Chinese Public Concerned About Food Safety, Environmental Quality
Chinese bodies have been put at risk for decades. Twenty years ago, people were afraid to speak out against the government. But today, they are expressing growing concern about the contamination of their food, water, and air.
A recent survey shows that four out of ten Chinese have eaten unsafe food, while eight in ten are worried about food safety. Heavy pollution of soil and water, much of it damaged by extensive use of fertilizers and pesticides, has led to a situation of rising food insecurity.
A week ago, a cell phone message circulated among Beijing citizens claiming that the pork sold in local markets contained a deadly virus. Residents spread the warning quickly to their friends and discouraged them from buying the meat. As a result, business at Beijing’s pork markets nearly froze in the capital’s chilly winter, with sales plummeting as much as two-thirds. Although the government refuted the rumor, suspicions remain.
This is not the first such scare in Beijing. Several months ago, news came out that the city’s markets were selling “poisonous” rice (moldy rice that can be harmful to health), causing panic among residents.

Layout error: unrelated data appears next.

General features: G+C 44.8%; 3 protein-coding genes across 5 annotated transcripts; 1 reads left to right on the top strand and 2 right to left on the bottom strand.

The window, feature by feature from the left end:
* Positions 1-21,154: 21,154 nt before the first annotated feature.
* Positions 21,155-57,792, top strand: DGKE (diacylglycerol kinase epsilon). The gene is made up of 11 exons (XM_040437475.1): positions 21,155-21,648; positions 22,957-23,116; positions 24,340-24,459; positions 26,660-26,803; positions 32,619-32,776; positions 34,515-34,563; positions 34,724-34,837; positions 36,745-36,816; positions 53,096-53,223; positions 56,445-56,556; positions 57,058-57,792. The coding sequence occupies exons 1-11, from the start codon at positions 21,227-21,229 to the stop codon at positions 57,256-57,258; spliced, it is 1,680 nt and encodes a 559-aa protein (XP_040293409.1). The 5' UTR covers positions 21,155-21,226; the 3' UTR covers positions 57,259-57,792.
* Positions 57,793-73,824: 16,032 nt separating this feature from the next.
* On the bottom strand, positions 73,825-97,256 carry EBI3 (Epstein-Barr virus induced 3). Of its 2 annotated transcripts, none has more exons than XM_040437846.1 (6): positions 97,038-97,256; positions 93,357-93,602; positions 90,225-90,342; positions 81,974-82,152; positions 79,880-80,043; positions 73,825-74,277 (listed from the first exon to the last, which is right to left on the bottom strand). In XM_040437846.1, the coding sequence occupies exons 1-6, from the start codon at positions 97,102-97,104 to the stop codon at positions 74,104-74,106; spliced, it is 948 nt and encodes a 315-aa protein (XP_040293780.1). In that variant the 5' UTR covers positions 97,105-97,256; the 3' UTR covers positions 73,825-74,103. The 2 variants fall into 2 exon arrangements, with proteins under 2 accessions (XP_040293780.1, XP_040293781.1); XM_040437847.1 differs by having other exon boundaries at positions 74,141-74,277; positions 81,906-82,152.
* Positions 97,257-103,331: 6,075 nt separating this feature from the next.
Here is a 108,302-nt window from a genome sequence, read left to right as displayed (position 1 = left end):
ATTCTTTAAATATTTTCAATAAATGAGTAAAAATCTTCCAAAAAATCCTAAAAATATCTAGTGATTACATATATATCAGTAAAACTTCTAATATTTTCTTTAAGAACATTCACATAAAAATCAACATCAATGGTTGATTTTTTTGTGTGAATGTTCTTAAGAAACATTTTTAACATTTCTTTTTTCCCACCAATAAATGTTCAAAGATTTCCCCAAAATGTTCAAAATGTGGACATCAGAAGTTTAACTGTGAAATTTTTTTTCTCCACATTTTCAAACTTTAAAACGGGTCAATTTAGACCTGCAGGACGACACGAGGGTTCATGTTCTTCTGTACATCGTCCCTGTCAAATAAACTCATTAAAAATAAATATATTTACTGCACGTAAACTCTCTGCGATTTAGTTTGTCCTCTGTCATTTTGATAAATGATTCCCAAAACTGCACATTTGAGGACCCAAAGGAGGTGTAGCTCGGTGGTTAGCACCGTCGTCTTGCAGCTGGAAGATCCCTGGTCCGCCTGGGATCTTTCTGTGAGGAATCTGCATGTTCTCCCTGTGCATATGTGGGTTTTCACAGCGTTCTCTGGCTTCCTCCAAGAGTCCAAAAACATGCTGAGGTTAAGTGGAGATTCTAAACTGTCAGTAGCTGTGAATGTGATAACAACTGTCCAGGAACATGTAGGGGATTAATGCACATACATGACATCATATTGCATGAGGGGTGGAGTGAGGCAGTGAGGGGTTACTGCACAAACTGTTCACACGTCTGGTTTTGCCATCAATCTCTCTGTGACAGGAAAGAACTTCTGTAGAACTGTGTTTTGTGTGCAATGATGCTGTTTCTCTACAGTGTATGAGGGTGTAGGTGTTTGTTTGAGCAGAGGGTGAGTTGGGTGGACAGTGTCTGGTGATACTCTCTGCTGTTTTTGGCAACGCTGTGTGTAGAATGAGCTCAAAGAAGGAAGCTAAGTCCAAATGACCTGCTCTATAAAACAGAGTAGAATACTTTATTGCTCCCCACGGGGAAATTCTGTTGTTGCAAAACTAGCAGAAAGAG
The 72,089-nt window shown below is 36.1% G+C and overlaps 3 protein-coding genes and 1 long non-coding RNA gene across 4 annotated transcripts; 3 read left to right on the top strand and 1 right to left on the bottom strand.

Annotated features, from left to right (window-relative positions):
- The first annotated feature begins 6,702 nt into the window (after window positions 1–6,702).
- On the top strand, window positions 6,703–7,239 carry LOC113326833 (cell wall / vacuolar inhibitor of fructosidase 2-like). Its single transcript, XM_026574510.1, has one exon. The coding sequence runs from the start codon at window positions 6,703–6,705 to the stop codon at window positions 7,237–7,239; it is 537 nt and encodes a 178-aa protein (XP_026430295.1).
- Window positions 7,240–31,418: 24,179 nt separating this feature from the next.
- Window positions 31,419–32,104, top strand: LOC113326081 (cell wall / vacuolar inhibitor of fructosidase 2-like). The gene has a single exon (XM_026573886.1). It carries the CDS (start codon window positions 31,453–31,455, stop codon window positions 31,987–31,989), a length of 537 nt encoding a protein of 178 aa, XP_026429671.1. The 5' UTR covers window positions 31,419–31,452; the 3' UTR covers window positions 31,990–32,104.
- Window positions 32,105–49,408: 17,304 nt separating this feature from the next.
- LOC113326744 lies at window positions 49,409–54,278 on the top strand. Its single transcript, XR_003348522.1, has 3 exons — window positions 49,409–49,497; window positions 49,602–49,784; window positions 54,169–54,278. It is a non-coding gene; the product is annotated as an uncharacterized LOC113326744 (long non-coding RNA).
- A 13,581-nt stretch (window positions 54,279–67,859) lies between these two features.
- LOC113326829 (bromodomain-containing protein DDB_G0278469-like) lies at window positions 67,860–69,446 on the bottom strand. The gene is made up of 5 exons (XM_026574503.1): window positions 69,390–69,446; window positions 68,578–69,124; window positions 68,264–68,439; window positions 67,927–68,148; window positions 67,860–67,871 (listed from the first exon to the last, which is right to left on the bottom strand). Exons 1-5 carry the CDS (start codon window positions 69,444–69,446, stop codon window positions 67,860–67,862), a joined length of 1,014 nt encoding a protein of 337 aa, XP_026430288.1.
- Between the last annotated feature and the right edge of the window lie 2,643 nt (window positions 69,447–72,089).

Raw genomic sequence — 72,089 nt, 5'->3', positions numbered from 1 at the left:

According to Pan Yue, vice president of China’s State Environmental Protection Administration (SEPA), some 150 million mu (10 million hectares) of land nationwide is contaminated with heavy metals and other toxins. And across China, villages have piled an estimated 150 million tons of garbage in the open air, posing risks to residents, wildlife, and the local environment.
A new survey released January 15 reflects the rising public concern about food safety and the environment. In it, 86 percent of respondents agree that environmental pollution has had a significant impact on modern life, while 39 percent think the worsening environment has had big effects on themselves and their families. The survey, titled The Chinese Public’s Awareness of Environmental Protection and Livelihood Index 2006 , was conducted by the China Environmental Culture Exchange Association and led by SEPA’s Pan, who calls it a “weathervane” of public awareness of environmental protection.
The survey also reports that four out of five Chinese are concerned about drinking water quality, and 34 percent have encountered water contamination problems. Four in ten Chinese have experienced air pollution problems, and 70 percent are not satisfied with the current air quality. Respondents report suffering daily from the increased health burden caused by “dirty” air and noise pollution.
Pan notes that China faces a deteriorating environmental situation,
with about 400 million citizens under threat from serious air
pollution, and 15 million burdened with respiratory disease as a
result. According to cancer experts, 70 percent of the 2 million deaths
from cancer each year in China are linked to environmental pollution.